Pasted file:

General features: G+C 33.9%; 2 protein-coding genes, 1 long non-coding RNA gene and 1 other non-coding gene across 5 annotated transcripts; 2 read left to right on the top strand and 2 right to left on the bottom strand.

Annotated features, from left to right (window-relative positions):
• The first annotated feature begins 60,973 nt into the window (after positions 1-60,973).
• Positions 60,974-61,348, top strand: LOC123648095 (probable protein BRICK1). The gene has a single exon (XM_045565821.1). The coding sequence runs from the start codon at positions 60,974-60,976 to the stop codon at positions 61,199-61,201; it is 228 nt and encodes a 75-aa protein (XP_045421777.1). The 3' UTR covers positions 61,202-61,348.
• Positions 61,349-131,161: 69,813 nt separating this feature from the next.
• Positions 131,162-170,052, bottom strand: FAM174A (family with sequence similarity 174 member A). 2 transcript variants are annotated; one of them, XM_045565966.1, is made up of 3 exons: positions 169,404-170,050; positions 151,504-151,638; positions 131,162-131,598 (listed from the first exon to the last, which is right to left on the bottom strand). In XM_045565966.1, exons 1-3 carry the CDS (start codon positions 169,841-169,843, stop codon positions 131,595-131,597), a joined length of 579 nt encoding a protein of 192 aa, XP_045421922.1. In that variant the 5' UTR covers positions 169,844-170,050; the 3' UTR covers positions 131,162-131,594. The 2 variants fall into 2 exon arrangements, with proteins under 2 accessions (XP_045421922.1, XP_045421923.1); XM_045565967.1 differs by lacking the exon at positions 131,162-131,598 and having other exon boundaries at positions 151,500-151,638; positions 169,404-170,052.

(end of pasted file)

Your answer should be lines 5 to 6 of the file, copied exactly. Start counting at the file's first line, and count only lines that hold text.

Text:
• Positions 61,349-131,161: 69,813 nt separating this feature from the next.
• Positions 131,162-170,052, bottom strand: FAM174A (family with sequence similarity 174 member A). 2 transcript variants are annotated; one of them, XM_045565966.1, is made up of 3 exons: positions 169,404-170,050; positions 151,504-151,638; positions 131,162-131,598 (listed from the first exon to the last, which is right to left on the bottom strand). In XM_045565966.1, exons 1-3 carry the CDS (start codon positions 169,841-169,843, stop codon positions 131,595-131,597), a joined length of 579 nt encoding a protein of 192 aa, XP_045421922.1. In that variant the 5' UTR covers positions 169,844-170,050; the 3' UTR covers positions 131,162-131,594. The 2 variants fall into 2 exon arrangements, with proteins under 2 accessions (XP_045421922.1, XP_045421923.1); XM_045565967.1 differs by lacking the exon at positions 131,162-131,598 and having other exon boundaries at positions 151,500-151,638; positions 169,404-170,052.